5:30 Characterization of Response of Multiple Domain Biotherapeutics

Jaya GoyalJaya Goyal, Ph.D., Director, Translational Sciences, Biogen Idec

Many biotherapeutics currently in development have complex mechanisms of action and contain more than one domain, each with a specific role or function. As it is beneficial to align industry standards for evaluating immunogenicity of MDBs, this presentation highlights pertinent immunogenicity risk factors and describes steps involved in the design of a testing strategy to detect and characterize binding (non-neutralizing and neutralizing, NAb) ADAs.

6:00 End of Day One of Optimizing Bioassays for Biologics

6:00 Dinner Short Course Registration

6:30 – 9:30 Dinner Short Courses*

SC3: Immunogenicity Risk Assessment and Regulatory Strategy

SC4: Strategic Bioassay Design and Analysis 

*Separate Registration Required.



8:00 am Chairperson’s Remarks

8:05 Presentation to be Announced

8:35 Comparability Studies for Bioassays: Technical and Regulatory Challenges for Commercial Products

Jan BohuslavJan Bohuslav, Ph.D., Scientist, Global Biologics Quality Control, Method Management and Technology (MMTech), Genentech, Inc., A Member of the Roche Group

For commercial products, both technical and regulatory requirements need to be considered when replacing or updating the licensed potency methods. A well-designed comparability assessment with meaningful acceptance criteria, which is dependent on the capability of the method, and should be evaluated case by case, is key to technical success and regulatory acceptance.  

Eurofins Bioanalytical Services9:05 Case Study: Product Characterization, PK and Immunogenicity Assays for the Development of Biosimilar Trastuzumab 

John_EurofinsJohn Kamerud, Ph.D., Scientific Director, Eurofins Pharma Bioanalytical Services

In assessing the comparability of proposed biosimilar compounds to the innovator counterparts, regulatory agencies have stressed the “totality-of-evidence” approach, which relies on both structural and functional characterization, as well as data from animal and clinical studies. We present as a case study a package of assay methods developed for one such biosimalar, trastuzumab, which will include characterization of target binding, Fc receptor binding and ADCC activity as well as PK and immunogenicity assays to be used in clinical studies. Challenges encountered and approaches taken in the development of these methodologies will be discussed.

9:35 Problem Solving Roundtable Discussions

Strategies for Bioassays with Multiple Mechanisms

Moderator: Gillian Payne, Senior Director, Bioanalytical Science, ImmunoGen, Inc.

  • Aligning industry standards for MDB evaluation
  • Control strategies for molecules with multiple activities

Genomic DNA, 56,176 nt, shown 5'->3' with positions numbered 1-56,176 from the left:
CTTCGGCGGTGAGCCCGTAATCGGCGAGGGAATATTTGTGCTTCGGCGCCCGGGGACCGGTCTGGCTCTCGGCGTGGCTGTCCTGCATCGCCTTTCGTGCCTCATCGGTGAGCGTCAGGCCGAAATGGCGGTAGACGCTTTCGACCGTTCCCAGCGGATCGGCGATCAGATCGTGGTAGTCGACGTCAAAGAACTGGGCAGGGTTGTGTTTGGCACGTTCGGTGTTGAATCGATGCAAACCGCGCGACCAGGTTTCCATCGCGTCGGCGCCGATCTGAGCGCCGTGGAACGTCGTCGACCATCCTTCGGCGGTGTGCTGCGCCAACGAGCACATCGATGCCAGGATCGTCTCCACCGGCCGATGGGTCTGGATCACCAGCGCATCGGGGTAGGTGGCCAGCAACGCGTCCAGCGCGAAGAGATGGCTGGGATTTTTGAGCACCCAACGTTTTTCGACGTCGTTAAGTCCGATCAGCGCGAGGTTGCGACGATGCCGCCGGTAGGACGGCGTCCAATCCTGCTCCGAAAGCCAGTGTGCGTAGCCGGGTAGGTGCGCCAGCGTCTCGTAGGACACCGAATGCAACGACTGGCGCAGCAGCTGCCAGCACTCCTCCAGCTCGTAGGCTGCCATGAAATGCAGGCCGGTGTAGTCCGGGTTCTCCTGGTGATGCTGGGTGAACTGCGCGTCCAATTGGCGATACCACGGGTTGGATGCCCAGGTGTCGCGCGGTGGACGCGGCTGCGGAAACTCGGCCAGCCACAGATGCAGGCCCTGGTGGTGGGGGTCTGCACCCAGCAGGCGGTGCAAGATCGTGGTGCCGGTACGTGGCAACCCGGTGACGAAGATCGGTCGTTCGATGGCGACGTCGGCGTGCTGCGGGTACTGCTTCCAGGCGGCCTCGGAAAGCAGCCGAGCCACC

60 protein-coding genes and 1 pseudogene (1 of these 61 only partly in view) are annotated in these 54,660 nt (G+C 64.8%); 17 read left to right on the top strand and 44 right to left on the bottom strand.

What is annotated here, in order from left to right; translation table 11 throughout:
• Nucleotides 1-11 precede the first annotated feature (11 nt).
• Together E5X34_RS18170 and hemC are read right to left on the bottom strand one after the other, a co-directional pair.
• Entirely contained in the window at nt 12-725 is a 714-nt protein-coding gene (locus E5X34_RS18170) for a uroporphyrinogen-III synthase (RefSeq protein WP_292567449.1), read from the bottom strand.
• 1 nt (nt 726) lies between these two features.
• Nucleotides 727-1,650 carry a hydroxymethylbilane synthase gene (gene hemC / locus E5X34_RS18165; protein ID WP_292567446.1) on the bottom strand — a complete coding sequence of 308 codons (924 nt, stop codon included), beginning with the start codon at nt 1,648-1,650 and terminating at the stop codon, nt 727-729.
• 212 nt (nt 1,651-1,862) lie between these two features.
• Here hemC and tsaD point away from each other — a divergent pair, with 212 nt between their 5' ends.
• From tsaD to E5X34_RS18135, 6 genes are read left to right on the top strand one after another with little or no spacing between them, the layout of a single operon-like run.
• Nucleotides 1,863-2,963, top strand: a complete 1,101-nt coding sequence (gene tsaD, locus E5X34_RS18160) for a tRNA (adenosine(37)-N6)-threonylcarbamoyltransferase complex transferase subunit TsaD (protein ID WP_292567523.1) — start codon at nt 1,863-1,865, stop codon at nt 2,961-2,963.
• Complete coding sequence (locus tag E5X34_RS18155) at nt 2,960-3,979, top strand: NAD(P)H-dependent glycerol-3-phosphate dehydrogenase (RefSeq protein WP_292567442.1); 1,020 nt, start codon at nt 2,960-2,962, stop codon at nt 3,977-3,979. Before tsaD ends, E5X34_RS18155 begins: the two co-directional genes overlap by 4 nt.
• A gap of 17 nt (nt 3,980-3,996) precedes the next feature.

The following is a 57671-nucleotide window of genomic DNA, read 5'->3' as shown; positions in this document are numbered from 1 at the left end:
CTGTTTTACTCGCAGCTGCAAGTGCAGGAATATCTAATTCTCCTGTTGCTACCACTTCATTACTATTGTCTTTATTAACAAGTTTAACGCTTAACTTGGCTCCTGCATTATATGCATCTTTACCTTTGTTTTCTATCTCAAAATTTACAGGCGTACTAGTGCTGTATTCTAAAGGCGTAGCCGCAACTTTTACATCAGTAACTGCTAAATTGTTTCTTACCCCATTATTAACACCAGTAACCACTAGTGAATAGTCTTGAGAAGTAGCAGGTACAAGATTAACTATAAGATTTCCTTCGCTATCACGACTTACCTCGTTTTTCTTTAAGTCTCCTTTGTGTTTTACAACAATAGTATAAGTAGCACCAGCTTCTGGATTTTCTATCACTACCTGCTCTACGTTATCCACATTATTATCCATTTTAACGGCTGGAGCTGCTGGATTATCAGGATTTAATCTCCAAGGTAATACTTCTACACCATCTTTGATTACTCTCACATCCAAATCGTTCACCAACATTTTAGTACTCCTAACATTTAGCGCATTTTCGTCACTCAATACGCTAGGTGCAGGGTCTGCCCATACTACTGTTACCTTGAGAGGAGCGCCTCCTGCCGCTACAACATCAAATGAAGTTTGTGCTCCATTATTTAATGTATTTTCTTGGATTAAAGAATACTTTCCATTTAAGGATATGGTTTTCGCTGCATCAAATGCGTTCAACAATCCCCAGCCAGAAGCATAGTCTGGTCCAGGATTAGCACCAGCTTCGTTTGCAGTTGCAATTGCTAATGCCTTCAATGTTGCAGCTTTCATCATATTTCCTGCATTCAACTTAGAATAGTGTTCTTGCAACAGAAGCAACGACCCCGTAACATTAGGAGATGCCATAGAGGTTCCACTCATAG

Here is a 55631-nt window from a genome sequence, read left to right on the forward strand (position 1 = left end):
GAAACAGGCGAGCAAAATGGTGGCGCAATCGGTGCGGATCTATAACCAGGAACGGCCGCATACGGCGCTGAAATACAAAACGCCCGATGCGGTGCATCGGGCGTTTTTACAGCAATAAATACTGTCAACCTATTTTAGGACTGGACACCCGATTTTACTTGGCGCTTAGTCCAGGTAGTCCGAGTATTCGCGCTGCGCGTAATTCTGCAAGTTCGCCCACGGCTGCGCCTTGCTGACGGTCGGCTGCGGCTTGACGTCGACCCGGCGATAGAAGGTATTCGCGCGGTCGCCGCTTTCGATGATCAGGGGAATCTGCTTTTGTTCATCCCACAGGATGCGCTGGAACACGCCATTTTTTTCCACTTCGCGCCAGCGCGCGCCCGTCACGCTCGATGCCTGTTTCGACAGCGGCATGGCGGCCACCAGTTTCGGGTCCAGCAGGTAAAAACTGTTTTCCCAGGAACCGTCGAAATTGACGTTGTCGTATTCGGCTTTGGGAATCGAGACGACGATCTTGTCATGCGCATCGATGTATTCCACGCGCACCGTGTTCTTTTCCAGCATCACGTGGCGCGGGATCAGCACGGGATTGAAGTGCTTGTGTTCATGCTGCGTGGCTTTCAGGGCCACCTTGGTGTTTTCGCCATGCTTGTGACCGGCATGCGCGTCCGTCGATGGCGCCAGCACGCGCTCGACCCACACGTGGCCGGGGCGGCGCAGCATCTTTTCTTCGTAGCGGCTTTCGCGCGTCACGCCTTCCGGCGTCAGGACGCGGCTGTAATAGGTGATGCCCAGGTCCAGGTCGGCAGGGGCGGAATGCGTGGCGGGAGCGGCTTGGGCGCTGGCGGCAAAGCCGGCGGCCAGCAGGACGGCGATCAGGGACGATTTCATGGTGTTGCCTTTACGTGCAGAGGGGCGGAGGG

• Which bioassays are most effective?

Selecting the Right Bioassay

Moderator: Natko Nuber, Ph.D., Biologics R&D, Novartis

  • Finding the right balance between closeness to MoA and assay validability. Ways to reduce (improve) the assay variability e.g. replication strategies
  • Monitoring assay performance: EC50, SSTs, product control
  • Ways to monitor reference standard? Introduction of Primary standard vs working standard?

Maintaining Assay Consistency

 Moderator: Janet Lathey, Ph.D., Consultant, Product and Assay Development and Evaluation

  • What is the importance of assay consistency in product development and evaluation?
  • What steps can be taken to promote consistent assay performance?
  • How do you confirm that an assay is performing consistently over time or across laboratories?

10:35 Coffee Break in the Exhibit Hall with Poster Viewing


11:15 Preventing False Data Reporting: A Cell-Based Neutralizing Antibody Assay Case Study

LaKenyaWilliamsLaKenya Williams, Ph.D., Senior Research Investigator I, Bioanalytical Sciences - Biologics, Bristol-Myers Squibb

Cell-based neutralizing antibody assays are inherently variable. Inadequate assay controls, including baseline samples and performance monitoring, can make cell-based assays particularly vulnerable to false data reporting. The FDA recognizes the difficulty in determining the degree of inhibition that is accurately indicative of neutralizing antibodies in a clinical sample. The recommendation is that the determination should be statistically based and derived using naive patient samples. This presentation will discuss various statistical approaches utilized for establishing Nab assay cut point and how we have managed inter-patient variability to ensure high data integrity during clinical trials.

11:45 Evaluation of Assay Consistency Over the Life Cycle of a Product